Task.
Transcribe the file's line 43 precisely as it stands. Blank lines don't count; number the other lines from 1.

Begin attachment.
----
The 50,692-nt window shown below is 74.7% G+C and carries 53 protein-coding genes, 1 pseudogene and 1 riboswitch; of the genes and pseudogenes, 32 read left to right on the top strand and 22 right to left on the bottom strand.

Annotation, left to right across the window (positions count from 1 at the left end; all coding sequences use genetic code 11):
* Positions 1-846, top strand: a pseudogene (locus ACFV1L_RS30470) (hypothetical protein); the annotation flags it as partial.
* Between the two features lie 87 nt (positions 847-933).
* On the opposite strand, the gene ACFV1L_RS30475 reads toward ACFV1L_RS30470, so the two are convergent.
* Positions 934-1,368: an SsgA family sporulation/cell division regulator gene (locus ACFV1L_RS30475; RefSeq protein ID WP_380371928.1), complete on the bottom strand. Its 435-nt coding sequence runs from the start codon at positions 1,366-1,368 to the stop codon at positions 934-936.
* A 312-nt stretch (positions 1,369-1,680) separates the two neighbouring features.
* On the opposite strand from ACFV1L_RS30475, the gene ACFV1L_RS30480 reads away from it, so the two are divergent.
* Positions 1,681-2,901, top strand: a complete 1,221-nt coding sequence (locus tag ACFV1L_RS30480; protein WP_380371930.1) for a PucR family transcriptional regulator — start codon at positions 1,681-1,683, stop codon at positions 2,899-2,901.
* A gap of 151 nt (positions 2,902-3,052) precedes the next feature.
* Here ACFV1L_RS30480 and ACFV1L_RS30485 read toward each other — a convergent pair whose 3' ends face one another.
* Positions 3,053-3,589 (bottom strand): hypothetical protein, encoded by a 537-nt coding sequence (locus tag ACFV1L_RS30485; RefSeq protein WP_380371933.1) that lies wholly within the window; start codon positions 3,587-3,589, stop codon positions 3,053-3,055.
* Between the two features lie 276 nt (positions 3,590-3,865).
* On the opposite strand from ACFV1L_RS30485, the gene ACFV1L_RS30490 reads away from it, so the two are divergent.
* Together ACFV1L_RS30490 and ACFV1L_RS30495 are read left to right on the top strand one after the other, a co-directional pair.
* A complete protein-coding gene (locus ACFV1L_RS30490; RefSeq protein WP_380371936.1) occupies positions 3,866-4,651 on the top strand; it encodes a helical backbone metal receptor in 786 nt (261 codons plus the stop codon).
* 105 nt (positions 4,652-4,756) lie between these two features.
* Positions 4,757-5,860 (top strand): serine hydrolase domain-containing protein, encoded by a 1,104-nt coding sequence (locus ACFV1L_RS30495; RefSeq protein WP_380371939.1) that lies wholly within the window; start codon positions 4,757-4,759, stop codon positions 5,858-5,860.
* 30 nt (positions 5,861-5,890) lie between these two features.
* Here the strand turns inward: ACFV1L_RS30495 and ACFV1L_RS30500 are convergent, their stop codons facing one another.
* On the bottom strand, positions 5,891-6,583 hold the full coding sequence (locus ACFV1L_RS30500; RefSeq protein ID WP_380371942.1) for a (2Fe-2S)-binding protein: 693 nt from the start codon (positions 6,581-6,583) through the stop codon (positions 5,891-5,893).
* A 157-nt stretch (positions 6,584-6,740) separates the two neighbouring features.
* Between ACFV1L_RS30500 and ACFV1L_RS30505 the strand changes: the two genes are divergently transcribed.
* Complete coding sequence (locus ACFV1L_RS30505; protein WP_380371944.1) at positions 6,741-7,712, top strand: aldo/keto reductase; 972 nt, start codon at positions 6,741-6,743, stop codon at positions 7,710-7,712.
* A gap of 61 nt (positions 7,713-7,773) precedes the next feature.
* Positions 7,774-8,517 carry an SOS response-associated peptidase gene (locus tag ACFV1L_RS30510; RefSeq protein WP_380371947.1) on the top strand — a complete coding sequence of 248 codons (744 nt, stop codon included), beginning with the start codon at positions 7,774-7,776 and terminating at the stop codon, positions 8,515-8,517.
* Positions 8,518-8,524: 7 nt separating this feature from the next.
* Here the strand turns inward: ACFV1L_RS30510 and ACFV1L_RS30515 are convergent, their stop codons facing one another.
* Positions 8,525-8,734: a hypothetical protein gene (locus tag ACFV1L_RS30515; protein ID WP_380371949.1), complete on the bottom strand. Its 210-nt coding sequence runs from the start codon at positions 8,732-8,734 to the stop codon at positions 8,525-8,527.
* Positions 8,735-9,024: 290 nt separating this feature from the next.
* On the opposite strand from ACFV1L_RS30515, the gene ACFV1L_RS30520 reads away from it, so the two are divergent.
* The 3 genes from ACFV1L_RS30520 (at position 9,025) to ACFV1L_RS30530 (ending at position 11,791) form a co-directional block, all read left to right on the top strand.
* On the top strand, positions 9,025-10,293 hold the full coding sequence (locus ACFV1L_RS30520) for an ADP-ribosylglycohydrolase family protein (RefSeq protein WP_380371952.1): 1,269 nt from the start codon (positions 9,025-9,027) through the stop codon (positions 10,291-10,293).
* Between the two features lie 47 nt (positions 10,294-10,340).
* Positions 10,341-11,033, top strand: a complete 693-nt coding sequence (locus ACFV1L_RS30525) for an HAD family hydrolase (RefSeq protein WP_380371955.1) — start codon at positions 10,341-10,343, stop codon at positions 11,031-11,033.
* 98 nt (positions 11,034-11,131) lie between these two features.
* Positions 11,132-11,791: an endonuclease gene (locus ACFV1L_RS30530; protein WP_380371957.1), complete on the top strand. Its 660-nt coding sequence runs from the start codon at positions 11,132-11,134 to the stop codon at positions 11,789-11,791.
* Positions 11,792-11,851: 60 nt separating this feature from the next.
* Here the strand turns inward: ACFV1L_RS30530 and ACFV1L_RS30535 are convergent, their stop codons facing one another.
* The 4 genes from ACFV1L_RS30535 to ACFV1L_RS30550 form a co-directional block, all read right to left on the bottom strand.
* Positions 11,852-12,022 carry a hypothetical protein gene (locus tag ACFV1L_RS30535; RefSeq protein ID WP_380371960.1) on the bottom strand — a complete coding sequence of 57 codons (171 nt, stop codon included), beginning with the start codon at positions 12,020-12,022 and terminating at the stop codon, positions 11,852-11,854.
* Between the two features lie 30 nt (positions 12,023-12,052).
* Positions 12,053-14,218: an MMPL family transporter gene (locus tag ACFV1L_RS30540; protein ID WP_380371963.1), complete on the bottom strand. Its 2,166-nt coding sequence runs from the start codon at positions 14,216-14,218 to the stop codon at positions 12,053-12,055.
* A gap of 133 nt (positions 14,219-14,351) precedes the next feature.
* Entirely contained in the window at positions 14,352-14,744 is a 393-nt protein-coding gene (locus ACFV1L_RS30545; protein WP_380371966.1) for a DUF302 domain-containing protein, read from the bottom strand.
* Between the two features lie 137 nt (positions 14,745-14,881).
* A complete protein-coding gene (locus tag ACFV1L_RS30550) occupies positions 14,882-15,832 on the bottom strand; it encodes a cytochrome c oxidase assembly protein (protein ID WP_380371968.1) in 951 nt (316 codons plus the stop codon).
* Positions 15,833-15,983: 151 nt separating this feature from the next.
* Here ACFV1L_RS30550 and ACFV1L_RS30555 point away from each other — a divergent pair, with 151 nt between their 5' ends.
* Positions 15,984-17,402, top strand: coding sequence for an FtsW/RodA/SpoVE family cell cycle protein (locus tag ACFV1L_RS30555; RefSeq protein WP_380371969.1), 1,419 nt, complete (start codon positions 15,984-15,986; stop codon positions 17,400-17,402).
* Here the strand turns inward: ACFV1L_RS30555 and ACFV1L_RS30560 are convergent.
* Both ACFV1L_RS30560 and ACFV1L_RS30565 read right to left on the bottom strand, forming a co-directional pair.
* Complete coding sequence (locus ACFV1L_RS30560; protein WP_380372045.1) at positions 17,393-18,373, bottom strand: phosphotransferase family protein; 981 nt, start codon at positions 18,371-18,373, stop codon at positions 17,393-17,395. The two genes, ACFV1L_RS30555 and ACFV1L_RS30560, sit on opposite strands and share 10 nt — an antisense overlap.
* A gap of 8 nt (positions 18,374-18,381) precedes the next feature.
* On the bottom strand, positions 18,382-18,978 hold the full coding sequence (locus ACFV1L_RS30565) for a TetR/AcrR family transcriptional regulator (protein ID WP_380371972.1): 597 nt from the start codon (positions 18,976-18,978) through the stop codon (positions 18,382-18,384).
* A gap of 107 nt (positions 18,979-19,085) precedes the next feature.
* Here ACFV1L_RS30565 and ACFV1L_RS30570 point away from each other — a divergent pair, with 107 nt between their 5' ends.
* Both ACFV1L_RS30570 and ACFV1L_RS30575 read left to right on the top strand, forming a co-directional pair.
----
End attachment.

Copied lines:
* Positions 12,053-14,218: an MMPL family transporter gene (locus tag ACFV1L_RS30540; protein ID WP_380371963.1), complete on the bottom strand. Its 2,166-nt coding sequence runs from the start codon at positions 14,216-14,218 to the stop codon at positions 12,053-12,055.